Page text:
If you know what potential buyers want or need and design a product with a distinctive feature or quality that meets consumer demand, marketing is like following a map instead of solving a riddle. Your research will have told you what people want – and where they will go for information or to buy the products that met their needs. Your marketing channels will have been identified.

Research also can reveal who your potential customers look to for credible advice. A savvy marketing campaign will push those information sources to the forefront – in testimonials and as spokespersons.

It is a wonderful feeling to take a warm shower and have an epiphany of the next great thing. Dry off, comb your hair and write on your foggy mirror – research first, branding second, product design third. That will save you a lot of consternation and preserve your energy for the challenges that can lead to successful sales.

Political Polling Validity Becomes Shaky

Political polling is getting less reliable in predicting actual election outcomes. Reasons include the growing use of cell phones, reluctance to participate in telephone surveys and the rising cost of representative research samples.

Political polling is getting less reliable in predicting actual election outcomes. Reasons include the growing use of cell phones, reluctance to participate in telephone surveys and the rising cost of representative research samples.

Political polling doesn't seem to be as spot on as it used to be. Greater use of cell phones, wariness to participate in surveys and unrepresentative samples are among the reasons that political polls and election results turn out differently.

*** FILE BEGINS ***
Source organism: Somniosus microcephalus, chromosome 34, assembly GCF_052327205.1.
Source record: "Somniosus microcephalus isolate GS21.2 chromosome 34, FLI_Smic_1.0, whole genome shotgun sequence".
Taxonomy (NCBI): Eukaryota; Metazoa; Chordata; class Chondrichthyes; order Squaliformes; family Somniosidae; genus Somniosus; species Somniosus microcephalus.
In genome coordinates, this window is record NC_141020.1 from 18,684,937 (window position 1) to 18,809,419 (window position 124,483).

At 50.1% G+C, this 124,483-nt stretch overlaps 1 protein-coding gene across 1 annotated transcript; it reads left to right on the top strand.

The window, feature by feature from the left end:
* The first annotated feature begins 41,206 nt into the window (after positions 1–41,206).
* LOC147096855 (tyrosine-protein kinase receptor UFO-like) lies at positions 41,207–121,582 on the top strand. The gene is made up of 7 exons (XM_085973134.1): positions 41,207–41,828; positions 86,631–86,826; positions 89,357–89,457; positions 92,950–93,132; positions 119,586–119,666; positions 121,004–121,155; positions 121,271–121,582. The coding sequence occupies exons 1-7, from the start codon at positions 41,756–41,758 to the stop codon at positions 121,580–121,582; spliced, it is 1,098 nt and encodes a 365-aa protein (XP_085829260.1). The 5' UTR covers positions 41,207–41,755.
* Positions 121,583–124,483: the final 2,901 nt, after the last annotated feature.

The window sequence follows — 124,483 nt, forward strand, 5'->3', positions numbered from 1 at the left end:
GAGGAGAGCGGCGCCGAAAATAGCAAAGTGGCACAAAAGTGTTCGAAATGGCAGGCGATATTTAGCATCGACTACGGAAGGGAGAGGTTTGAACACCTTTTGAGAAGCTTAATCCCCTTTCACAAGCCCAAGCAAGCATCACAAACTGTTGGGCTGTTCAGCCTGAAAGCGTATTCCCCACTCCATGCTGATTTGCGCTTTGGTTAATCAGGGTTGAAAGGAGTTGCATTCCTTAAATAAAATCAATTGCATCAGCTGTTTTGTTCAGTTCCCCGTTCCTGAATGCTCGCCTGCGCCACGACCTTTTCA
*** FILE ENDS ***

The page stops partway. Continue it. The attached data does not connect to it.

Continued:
Cliff Zukin, a Rutgers political science professor and past president of the American Association for Public Opinion Research, writes in the New York Times that "polls and pollsters are going to be less reliable," so voters and the news media should beware.

"We are less rue how to conduct good survey research now than we were four years ago, and much less than eight years ago," says Zukin. "Don't look for too much help in what the polling aggregation sites may be offering. They, too, have been falling further off the track of late. It's not their fault. They are only as good as the raw material they have to work with."

Polling failures have been exposed in the most undetected 2014 mid-term election sweep in which Republicans captures both houses of Congress, Prime Minister Benjamin Netanyahu's solid victory in Israel and British Prime Minister David Cameron's relatively easy re-election win.